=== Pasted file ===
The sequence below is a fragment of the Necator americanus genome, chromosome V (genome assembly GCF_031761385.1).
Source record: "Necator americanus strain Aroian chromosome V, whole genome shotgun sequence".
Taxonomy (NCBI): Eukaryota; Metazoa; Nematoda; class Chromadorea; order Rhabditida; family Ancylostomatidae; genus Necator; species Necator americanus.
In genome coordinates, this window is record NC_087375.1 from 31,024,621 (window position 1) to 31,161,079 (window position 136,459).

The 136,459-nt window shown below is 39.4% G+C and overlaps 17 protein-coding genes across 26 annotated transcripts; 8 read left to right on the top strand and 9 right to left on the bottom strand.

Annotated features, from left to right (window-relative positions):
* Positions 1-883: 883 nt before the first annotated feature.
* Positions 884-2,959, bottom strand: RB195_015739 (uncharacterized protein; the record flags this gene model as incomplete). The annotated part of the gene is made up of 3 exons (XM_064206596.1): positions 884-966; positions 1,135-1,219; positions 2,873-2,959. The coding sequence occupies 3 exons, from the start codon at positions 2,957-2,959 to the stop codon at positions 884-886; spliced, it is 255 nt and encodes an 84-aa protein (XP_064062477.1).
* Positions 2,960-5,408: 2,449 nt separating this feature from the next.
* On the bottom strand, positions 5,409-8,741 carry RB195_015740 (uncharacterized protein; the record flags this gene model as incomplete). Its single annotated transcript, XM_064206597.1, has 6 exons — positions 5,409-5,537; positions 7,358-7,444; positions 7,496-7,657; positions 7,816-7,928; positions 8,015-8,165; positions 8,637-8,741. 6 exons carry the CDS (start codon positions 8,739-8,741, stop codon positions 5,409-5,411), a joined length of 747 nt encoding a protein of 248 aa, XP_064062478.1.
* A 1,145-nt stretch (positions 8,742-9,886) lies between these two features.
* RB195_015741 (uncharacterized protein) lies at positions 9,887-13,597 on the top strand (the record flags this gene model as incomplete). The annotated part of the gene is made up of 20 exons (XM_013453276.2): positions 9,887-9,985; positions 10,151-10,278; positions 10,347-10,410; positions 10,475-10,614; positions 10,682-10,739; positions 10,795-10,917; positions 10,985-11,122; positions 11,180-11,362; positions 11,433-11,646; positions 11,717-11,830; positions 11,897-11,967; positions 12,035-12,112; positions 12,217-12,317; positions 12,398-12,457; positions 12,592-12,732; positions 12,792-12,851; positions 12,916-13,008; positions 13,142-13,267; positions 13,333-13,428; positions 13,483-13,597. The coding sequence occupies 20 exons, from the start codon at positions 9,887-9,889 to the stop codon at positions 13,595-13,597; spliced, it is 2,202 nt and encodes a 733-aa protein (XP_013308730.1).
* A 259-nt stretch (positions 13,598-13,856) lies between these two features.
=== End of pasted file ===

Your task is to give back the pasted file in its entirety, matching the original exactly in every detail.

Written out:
The sequence below is a fragment of the Necator americanus genome, chromosome V (genome assembly GCF_031761385.1).
Source record: "Necator americanus strain Aroian chromosome V, whole genome shotgun sequence".
Taxonomy (NCBI): Eukaryota; Metazoa; Nematoda; class Chromadorea; order Rhabditida; family Ancylostomatidae; genus Necator; species Necator americanus.
In genome coordinates, this window is record NC_087375.1 from 31,024,621 (window position 1) to 31,161,079 (window position 136,459).

The 136,459-nt window shown below is 39.4% G+C and overlaps 17 protein-coding genes across 26 annotated transcripts; 8 read left to right on the top strand and 9 right to left on the bottom strand.

Annotated features, from left to right (window-relative positions):
* Positions 1-883: 883 nt before the first annotated feature.
* Positions 884-2,959, bottom strand: RB195_015739 (uncharacterized protein; the record flags this gene model as incomplete). The annotated part of the gene is made up of 3 exons (XM_064206596.1): positions 884-966; positions 1,135-1,219; positions 2,873-2,959. The coding sequence occupies 3 exons, from the start codon at positions 2,957-2,959 to the stop codon at positions 884-886; spliced, it is 255 nt and encodes an 84-aa protein (XP_064062477.1).
* Positions 2,960-5,408: 2,449 nt separating this feature from the next.
* On the bottom strand, positions 5,409-8,741 carry RB195_015740 (uncharacterized protein; the record flags this gene model as incomplete). Its single annotated transcript, XM_064206597.1, has 6 exons — positions 5,409-5,537; positions 7,358-7,444; positions 7,496-7,657; positions 7,816-7,928; positions 8,015-8,165; positions 8,637-8,741. 6 exons carry the CDS (start codon positions 8,739-8,741, stop codon positions 5,409-5,411), a joined length of 747 nt encoding a protein of 248 aa, XP_064062478.1.
* A 1,145-nt stretch (positions 8,742-9,886) lies between these two features.
* RB195_015741 (uncharacterized protein) lies at positions 9,887-13,597 on the top strand (the record flags this gene model as incomplete). The annotated part of the gene is made up of 20 exons (XM_013453276.2): positions 9,887-9,985; positions 10,151-10,278; positions 10,347-10,410; positions 10,475-10,614; positions 10,682-10,739; positions 10,795-10,917; positions 10,985-11,122; positions 11,180-11,362; positions 11,433-11,646; positions 11,717-11,830; positions 11,897-11,967; positions 12,035-12,112; positions 12,217-12,317; positions 12,398-12,457; positions 12,592-12,732; positions 12,792-12,851; positions 12,916-13,008; positions 13,142-13,267; positions 13,333-13,428; positions 13,483-13,597. The coding sequence occupies 20 exons, from the start codon at positions 9,887-9,889 to the stop codon at positions 13,595-13,597; spliced, it is 2,202 nt and encodes a 733-aa protein (XP_013308730.1).
* A 259-nt stretch (positions 13,598-13,856) lies between these two features.